Onsite catering departments are in the business of solving problems, no question about it. And
those problems run the gamut, from reservations systems to menu development, from logistics to
operations management. Here’s a pair of case studies that shows how two dramatically different
products helped two onsite caterers solve the unique challenges each one faced.
FSD Uses Indian Sauce to Enhance Catering Menu
Chef Scott Anderson, the FSD at Shepherd University in Shepherdstown, West Virginia, is committed to making sure his catering menus satisfy his internal clients’ needs.
“Sometimes that means taking a conventional meal and making sure it exceeds everyone’s expectations for items they have all had before,” he says. “Other times, it means being a little more creative, for those who are looking for something new in terms of flavor profiles and international cuisines, while still keeping food costs under control.”
In the latter situation, Anderson has recently experimented quite a bit using prepared Roganjosh Sauce from Steve Phillips World Cuisine. One entrée item he developed uses beef brisket because of its lower food cost. Anderson then enhances its perceived value by marinating it overnight in the sauce and then smoking it for about 10 hours in a char broiler side smoker. During the smoking, Anderson uses fresh sauce diluted three parts sauce to one part apple juice, mopping it on to the meat every hour or so to keep it from drying out.
Overall, he finds the sauce lends itself to a wide variety of applications. In one, he prepared a surf-and turf dinner for 80 at the university, offering rogenjosh Maryland-style crab cake in which the sauce was simply added in a dollop on the side of the plate.
Another time, he used flank steak for a luncheon put on by one of the college’s departments. The steak was marinated like the brisket, then seared to give it marks and cooked slowly. At mealtime it was plated at 150°F, cut on a bias and drizzled with a small amount of melted butter just before serving. It was offered alongside jasmine rice, grilled vegetables, roasted chicken breast and other items, “but the Rogenjosh Flank Steak was the signature dish,” Anderson says.
“Slow cooking made it very tender and continuously drawing the smoke across the meat brings out an intense tomato and garam masala taste. The flavor is very complex, but not as powerful as a curry sauce. We tested it with students here and then added it to the catering menu where it’s been very popular.”
Software Lets Aquarium Leverage Catering to Max Levels
The Georgia Aquarium in Atlanta does an extensive catering business. With its breathtaking exhibits and extensive facilities—a configurable 16,000-sq. ft. ballroom, pre-function space and building-wide event accommodations for up to 5,000—it’s a hot spot for everything from corporate meetings to wedding receptions.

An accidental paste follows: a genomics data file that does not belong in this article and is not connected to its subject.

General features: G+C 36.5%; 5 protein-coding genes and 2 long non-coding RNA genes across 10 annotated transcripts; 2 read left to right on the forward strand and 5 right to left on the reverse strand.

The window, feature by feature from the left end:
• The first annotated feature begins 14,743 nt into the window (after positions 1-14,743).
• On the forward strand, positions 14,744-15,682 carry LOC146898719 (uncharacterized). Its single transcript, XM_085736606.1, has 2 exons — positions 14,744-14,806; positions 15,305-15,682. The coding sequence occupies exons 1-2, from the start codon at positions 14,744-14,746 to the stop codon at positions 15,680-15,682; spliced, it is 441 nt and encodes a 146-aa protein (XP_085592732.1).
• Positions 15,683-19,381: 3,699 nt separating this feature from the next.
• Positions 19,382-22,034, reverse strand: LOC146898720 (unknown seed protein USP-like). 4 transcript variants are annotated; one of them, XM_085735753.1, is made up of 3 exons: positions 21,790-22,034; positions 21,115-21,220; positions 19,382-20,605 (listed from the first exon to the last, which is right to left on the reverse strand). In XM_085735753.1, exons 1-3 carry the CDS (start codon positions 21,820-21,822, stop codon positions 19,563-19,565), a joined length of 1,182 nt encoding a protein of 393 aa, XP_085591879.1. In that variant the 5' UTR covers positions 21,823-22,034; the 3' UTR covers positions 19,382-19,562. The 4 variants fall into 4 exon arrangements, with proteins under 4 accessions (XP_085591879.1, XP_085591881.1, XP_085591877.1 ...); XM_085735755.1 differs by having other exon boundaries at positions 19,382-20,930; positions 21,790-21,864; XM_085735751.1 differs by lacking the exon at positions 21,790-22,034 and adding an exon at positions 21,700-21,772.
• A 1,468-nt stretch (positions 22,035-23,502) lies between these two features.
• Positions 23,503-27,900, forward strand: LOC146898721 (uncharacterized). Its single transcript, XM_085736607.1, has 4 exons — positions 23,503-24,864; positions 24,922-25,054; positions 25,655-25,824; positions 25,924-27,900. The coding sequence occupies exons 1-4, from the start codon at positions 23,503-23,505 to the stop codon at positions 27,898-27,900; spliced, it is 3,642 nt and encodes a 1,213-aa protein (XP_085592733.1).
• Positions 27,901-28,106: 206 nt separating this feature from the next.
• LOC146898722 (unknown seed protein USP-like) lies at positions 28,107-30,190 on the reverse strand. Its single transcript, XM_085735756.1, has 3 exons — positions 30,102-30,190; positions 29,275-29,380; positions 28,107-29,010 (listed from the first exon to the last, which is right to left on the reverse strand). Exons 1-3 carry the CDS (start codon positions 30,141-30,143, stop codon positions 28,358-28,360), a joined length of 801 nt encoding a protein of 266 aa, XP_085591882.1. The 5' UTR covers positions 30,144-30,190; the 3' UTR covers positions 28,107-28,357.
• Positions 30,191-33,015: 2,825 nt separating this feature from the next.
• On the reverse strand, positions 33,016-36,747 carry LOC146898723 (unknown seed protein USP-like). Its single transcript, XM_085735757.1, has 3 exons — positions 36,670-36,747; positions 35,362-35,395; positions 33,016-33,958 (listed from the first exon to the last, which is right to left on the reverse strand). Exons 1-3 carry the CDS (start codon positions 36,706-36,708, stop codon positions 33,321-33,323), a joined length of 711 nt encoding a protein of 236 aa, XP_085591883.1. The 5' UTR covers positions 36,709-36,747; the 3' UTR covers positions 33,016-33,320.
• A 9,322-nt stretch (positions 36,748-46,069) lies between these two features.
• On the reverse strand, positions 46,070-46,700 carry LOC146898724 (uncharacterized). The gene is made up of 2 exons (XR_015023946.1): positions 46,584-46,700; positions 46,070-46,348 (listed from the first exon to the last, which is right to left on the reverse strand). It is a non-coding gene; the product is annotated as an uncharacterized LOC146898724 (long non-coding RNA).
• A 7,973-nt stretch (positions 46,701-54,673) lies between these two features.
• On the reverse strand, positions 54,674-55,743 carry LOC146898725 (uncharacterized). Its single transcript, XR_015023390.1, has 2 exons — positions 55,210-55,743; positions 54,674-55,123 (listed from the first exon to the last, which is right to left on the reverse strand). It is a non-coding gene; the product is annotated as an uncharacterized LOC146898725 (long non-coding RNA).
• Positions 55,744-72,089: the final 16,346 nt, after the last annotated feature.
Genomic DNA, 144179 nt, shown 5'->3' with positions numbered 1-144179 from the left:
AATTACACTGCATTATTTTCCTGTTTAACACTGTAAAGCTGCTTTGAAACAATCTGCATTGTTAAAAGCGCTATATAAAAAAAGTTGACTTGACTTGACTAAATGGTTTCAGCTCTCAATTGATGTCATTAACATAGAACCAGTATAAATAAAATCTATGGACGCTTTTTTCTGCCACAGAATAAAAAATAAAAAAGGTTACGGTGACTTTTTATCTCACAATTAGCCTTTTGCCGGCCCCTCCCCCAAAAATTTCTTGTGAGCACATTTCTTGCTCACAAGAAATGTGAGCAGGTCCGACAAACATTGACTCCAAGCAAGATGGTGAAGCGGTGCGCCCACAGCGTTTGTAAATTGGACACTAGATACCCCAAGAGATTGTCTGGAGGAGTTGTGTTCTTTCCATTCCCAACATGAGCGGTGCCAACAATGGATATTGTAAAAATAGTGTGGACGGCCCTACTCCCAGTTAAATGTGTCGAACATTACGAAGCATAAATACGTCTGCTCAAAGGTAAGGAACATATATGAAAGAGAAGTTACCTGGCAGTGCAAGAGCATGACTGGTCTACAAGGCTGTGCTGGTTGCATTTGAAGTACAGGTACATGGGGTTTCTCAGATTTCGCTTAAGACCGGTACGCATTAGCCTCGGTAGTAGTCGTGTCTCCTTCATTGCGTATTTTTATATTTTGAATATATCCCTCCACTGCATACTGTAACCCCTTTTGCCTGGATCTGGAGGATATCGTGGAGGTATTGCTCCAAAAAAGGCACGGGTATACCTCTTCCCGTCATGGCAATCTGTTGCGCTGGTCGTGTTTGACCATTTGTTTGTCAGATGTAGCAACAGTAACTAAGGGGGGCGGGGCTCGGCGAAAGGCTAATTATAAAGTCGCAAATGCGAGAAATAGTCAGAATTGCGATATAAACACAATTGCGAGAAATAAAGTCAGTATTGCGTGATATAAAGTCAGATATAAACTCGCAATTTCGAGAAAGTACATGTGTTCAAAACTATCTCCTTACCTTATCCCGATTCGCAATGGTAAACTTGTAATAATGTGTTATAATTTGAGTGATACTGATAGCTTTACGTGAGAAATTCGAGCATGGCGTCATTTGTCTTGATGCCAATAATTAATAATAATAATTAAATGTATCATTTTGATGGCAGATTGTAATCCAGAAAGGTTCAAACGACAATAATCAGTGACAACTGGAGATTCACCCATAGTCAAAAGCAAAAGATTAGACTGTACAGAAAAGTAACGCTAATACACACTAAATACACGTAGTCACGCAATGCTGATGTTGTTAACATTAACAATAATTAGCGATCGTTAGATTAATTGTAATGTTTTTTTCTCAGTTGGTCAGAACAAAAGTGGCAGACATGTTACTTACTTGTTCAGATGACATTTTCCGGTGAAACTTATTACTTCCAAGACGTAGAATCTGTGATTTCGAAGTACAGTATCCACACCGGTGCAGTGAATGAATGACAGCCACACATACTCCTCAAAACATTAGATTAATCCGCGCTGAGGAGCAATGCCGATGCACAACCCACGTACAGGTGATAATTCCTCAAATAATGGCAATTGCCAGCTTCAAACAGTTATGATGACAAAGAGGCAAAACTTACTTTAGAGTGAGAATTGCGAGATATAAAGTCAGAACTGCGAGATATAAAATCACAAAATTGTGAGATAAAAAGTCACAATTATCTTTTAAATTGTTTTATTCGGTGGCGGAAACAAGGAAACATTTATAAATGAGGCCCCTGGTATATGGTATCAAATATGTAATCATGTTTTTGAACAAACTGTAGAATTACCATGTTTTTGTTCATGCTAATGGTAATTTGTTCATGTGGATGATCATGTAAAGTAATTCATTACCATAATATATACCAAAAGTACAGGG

The challenge for the Aquarium and catering services provider Wolfgang Puck Catering is managing the booking process so that the event space is utilized to its fullest while remaining efficient and profitable. The scope of the challenge was made starkly clear when the first full year of operation in 2006 produced more than 750 bookings, considerably more than the 200 that was expected.
To achieve the goal of maximizing utilization of the event space, Georgia Aquarium turned to the Catering & Event Management Software developed by ReServe Interactive.
“ReServe’s software allows us to efficiently manage multiple activities throughout our extensive, flexible event space,” says Group Sales Director Will Ramsey. “Implementing the software before we opened our doors allowed us to control exactly what space we were selling and how we booked those events so every function executed was a success.”
Ramsey and Puck’s catering director worked with ReServe to tailor the software to their needs. It is shared between Aquarium staff, which handles back-of-the-house event operations, and Puck staff, which manages front-of-the-house activities, to ensure real-time event information is accessible to everyone from first customer contact through event follow-up.
The software platform lets event managers check room availability across the property to prevent double bookings, capture room set-up and service requirements and guest preferences, manage property and event profiles, and export and post event notices internally, giving staff at-a-glance event information. Using daily tracers and process-driven task lists, it automatically anticipates next steps in the event’s life cycle and eliminates logistical oversights in the planning process.
Puck relies on the software’s F&B features, such as a menu selector that lets users instantly create proposals and event orders, calculate costs and assign equipment. It also has reporting tools that gather and share financial information with donors, volunteers and the public, crucial for a non-profit. Operational and sales reporting features help internal staff evaluate sales efforts, event data and material inventory.